When it comes time to plan your next group trip, one of the first decisions you should make is what transportation methods you’ll use during your travels. So how do you decide what mode of transport is right for your group?

Well, it depends on your plan and what’s important to you. How far will you be traveling? How many people are tagging along? What’s your budget? What does your itinerary look like? Are you worried about environmental impact?

Luckily, the National Charter Bus team has put together this guide to help you determine what your passengers should use for your next outing. Keep reading to see the pros and cons of popular methods of group transportation:

Three friends ride in a car together, laughing and looking at a map

Personal Vehicle

Great for: smaller groups, short trips, and those who don’t mind splitting up

Personal Vehicle Pros:

When most Americans think “road trip,” the image of a car on an open road is the first thing that comes to mind. After all, 93% of U.S. households already have one. And in North America, personal vehicles and highway systems are the best way to get between and around most cities and destinations.

Besides the prevalence of roads and (relative) ease of access, embarking for your next group trip in a caravan of personal vehicles or rental cars can be inexpensive. Especially if a few of your group members are willing to volunteer their cars, you will only need to budget for gas and potential tolls. In other words, the cost of driving a car is the same regardless of the number of passengers in the vehicle—as opposed to traveling by plane, for example, where you pay per seat.

Traveling by car also grants groups more flexibility when it comes to itinerary-building. Relying on a car means there’s no need to rush to catch a train or a plane, and you’re not beholden to the strict routes of a public transit system.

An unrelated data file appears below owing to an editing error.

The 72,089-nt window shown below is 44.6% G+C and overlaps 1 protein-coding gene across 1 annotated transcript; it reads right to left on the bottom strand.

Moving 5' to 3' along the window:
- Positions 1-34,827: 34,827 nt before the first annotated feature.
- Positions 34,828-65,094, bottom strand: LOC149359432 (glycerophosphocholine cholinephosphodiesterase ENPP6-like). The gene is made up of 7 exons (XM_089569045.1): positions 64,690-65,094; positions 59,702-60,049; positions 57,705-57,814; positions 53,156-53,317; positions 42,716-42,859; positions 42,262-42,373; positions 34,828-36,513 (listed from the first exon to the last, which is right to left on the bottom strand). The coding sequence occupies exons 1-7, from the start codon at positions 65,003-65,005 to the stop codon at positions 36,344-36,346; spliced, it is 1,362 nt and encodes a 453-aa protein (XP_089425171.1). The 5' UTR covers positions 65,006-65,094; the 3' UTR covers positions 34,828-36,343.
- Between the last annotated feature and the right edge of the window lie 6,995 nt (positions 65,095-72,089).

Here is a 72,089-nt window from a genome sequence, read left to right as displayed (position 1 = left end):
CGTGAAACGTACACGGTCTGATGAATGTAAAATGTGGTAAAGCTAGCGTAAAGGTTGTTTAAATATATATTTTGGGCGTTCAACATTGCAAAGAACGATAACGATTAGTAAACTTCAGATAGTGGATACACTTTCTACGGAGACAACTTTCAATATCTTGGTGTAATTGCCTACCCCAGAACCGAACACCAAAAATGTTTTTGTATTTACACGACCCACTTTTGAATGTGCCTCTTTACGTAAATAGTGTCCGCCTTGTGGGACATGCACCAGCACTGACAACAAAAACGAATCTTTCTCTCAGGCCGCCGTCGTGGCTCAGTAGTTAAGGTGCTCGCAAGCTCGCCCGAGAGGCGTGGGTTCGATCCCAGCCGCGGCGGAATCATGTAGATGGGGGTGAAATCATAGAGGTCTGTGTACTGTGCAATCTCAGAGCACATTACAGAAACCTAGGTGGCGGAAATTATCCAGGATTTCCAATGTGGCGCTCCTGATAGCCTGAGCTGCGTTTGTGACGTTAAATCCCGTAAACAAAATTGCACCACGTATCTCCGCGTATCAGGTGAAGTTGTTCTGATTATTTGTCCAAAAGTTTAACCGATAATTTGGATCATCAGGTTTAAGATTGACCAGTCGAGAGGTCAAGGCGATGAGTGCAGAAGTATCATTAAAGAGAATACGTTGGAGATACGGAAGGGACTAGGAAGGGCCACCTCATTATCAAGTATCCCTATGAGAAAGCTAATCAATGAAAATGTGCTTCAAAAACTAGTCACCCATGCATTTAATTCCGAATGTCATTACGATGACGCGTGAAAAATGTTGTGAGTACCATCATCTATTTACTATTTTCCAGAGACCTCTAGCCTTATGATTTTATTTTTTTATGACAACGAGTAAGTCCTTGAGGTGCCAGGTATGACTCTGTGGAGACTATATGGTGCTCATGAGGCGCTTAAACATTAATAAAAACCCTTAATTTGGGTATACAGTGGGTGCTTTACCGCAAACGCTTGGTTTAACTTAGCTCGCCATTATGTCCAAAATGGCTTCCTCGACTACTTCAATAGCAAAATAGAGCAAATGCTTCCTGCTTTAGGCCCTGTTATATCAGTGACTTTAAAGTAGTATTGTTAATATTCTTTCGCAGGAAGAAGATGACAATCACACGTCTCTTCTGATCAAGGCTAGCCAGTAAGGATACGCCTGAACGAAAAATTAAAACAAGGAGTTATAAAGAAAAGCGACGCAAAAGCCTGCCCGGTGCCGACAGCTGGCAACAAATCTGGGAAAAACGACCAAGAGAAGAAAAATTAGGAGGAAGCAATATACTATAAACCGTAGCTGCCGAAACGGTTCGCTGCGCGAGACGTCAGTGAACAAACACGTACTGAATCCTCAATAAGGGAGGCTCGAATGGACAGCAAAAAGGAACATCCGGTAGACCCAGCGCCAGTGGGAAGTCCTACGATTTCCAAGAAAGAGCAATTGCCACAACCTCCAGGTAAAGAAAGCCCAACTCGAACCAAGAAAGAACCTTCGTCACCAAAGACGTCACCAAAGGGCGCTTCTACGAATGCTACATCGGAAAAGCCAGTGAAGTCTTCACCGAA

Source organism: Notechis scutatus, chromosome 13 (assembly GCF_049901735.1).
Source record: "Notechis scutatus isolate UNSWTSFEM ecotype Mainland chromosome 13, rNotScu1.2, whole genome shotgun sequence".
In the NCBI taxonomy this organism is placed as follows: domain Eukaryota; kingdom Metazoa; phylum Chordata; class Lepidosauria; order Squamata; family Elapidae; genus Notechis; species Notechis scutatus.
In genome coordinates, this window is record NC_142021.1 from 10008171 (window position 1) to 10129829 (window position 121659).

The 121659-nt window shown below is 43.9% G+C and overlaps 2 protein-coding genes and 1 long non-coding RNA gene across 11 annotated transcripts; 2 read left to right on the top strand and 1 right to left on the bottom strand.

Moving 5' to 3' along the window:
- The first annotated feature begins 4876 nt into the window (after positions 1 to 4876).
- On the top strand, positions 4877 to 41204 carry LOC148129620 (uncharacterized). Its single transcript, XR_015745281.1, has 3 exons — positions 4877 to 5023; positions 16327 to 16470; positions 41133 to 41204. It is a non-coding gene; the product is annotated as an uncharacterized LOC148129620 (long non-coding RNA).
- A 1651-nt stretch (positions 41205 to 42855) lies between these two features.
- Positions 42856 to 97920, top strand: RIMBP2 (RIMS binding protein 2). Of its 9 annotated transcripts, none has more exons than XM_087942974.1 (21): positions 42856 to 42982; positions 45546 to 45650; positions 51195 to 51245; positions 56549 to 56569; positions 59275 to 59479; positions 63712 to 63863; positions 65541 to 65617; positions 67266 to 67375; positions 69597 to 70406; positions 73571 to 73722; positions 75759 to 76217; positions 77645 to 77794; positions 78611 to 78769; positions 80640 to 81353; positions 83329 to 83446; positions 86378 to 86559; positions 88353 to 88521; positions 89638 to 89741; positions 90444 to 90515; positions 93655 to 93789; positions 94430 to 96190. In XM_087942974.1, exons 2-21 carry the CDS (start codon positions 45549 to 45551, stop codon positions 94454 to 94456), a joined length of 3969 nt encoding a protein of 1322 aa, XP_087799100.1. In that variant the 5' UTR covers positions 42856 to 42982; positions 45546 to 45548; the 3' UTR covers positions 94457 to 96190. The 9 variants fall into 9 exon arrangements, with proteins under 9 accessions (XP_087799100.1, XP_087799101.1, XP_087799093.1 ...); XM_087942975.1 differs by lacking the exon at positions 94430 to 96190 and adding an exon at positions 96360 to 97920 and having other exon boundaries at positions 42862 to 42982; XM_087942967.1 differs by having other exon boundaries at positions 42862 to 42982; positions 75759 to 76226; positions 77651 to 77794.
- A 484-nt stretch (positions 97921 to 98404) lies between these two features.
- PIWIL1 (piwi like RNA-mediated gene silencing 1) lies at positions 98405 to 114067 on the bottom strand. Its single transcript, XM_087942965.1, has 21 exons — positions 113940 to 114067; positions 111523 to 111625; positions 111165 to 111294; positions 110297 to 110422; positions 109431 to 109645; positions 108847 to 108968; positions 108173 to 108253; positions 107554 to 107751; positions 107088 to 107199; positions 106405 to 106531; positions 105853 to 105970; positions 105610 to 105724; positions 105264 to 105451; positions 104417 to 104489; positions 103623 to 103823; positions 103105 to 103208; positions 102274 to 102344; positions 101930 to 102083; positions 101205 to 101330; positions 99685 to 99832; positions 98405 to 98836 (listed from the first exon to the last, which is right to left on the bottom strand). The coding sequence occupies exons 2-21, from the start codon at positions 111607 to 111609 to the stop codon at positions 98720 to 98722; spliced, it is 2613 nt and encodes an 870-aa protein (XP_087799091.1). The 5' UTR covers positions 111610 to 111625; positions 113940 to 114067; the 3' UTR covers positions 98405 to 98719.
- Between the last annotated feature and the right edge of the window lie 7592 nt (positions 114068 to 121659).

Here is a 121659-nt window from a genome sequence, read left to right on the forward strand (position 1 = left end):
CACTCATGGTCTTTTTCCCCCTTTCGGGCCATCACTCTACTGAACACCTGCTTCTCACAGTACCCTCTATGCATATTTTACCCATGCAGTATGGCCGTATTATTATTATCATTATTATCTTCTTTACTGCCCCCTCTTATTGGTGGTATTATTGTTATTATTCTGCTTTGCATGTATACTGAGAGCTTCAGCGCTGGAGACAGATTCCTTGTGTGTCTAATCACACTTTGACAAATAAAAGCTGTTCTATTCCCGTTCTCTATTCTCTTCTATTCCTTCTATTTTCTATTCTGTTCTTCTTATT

Personal Vehicle Cons:

Say what you will about how economical your sister’s minivan is—you can’t say it’s especially comfortable. For overnight trips and long-distance journeys, packing a car full of bodies and their luggage involves an amount of spatial awareness and mental math some travelers might not want to worry about.

Volunteering your vehicles for a group trip also means putting wear and tear on your own cars. This may not be ideal for long stretches on the road, or in the case of an accident or roadside mishap.

Driving cars (rental or otherwise) also means that groups with more than 6 or so passengers will need to split into multiple cars. In that case, you’ll need more volunteer drivers—and if you’re planning a private vacation or transporting minors, folks may not want to or legally be able to drive. Multiple vehicles also run the risk of getting lost or separated on busy highways, and no one wants to circle a parking lot trading “where are you?” texts back and forth when you’ve got a busy itinerary ahead of you.

A woman wearing earbuds smiles at her phone while standing on a public bus

Public Transit

Great for: budget-conscious city travelers

Public Transit Pros:

If you don’t count walking, utilizing the local bus or train systems is one of the cheapest ways groups can navigate a city. The average public transit fare in the United States is $1.60 per ride (though it varies—Chicago and Atlanta both charge $2.50 while some cities like Boston are considering throwing out public transit fares altogether).

Public Transit Cons:

Unlike in other parts of the world, U.S. infrastructure is not exactly built with intercity travel in mind. So while public buses and rail lines can efficiently transport your group within city limits, if you’re traveling to places outside major city centers or even between cities, public transit is not always readily available.